When giving first aid you ensure that the victimâ€™s condition does not deteriorate. Therefore it is necessary that you stay calm and try to understand the situation quickly. The following five points will help you do this: 1 Be aware of any danger 2 Assess the situation and the victim 3 Reassure the victim and provide protection 4 Get professional help 5 Help the victim at the location where he lies or sits
1.1 Be aware of any danger When you provide care you particularly have to be aware of possible risks to yourself, to bystanders and to the victim(s). This risk may be caused by objects that lie around, moving machine parts, traffic that rushes by, fire, high-voltage cables or (impending) collapse of for example grandstands, but also panic, aggression or fights that may break out in crowds. In these cases you need to warn the police and the fire brigade as well as the ambulance service. If it is not safe for you, you cannot provide help. You have to postpone the care until the fire brigade or the police have declared it is safe to access the place of the accident. In the first instance your help is restricted to calling 1-1-2. Ensure that you yourself, bystanders and the victim are not at risk. Take precautions if necessary. These may consist of putting on a safety vest, diverting traffic, having cigarettes or a starting fire extinguished, switching off the car engine and putting the car on the handbrake (be careful with air bags, they can yet be activated, stay outside of the car as much as possible), switching off the power supply and removing clothes that have been in contact with corrosive substances. Follow the instructions given by the police, the paramedics, fire fighters or road inspectors as soon as they are present.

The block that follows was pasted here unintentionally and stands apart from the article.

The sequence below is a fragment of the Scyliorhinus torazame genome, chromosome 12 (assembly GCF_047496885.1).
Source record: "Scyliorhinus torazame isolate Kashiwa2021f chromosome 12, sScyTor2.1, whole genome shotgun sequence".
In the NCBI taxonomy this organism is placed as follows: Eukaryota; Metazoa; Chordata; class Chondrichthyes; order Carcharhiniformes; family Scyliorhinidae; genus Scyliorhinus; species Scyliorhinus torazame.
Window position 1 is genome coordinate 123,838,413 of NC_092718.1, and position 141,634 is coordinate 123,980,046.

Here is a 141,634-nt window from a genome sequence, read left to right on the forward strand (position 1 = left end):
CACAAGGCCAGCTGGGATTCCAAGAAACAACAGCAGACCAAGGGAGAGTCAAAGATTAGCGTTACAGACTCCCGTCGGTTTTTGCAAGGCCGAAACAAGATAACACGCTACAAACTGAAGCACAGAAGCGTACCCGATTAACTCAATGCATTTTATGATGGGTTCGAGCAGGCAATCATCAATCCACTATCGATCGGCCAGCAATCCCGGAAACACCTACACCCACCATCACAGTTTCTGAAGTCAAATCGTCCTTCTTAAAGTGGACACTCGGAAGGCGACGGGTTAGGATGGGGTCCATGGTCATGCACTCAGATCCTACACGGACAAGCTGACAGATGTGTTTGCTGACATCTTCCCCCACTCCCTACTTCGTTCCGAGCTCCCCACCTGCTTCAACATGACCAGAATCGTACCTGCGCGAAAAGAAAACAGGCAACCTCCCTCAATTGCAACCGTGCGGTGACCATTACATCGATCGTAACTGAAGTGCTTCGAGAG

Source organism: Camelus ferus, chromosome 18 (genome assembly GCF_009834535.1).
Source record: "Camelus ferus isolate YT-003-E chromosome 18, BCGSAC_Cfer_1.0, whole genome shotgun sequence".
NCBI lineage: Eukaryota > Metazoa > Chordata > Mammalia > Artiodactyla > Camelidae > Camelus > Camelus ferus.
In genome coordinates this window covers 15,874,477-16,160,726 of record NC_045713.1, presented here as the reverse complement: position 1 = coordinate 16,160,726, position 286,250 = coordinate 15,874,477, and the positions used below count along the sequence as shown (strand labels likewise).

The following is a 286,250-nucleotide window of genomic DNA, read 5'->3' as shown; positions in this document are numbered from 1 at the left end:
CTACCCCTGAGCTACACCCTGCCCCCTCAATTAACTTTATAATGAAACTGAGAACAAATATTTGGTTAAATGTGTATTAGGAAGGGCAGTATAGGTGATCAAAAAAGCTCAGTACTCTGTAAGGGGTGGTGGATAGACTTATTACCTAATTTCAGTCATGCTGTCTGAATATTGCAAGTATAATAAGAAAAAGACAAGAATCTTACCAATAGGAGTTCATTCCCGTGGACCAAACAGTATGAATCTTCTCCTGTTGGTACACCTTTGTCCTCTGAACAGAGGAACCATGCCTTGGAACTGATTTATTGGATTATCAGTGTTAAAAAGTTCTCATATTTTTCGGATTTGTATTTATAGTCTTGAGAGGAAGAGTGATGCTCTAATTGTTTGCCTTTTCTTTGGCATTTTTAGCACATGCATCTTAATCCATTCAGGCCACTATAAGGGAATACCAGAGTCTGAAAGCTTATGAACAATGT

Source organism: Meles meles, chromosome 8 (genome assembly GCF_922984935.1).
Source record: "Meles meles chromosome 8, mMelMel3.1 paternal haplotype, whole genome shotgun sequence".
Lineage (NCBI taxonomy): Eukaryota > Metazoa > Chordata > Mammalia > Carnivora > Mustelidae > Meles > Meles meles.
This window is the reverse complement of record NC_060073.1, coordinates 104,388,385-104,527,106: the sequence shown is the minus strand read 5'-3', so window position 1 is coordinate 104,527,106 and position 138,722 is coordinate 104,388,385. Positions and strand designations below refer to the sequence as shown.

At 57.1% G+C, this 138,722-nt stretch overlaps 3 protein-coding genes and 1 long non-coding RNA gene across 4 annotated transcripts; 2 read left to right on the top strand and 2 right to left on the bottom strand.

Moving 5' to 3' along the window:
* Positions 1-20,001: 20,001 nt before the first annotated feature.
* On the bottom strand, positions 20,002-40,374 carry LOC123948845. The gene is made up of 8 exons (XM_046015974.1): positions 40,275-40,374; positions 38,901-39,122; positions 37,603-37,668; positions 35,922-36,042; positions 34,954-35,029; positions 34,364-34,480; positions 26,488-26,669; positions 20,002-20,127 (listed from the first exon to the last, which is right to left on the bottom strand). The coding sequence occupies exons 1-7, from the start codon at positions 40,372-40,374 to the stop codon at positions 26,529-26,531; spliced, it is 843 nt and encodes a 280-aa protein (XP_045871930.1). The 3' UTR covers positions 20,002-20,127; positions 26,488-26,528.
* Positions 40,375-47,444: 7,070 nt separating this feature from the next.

General > Giving first aid: five important points
1 Giving first aid: five important points
General > Giving first aid: five important points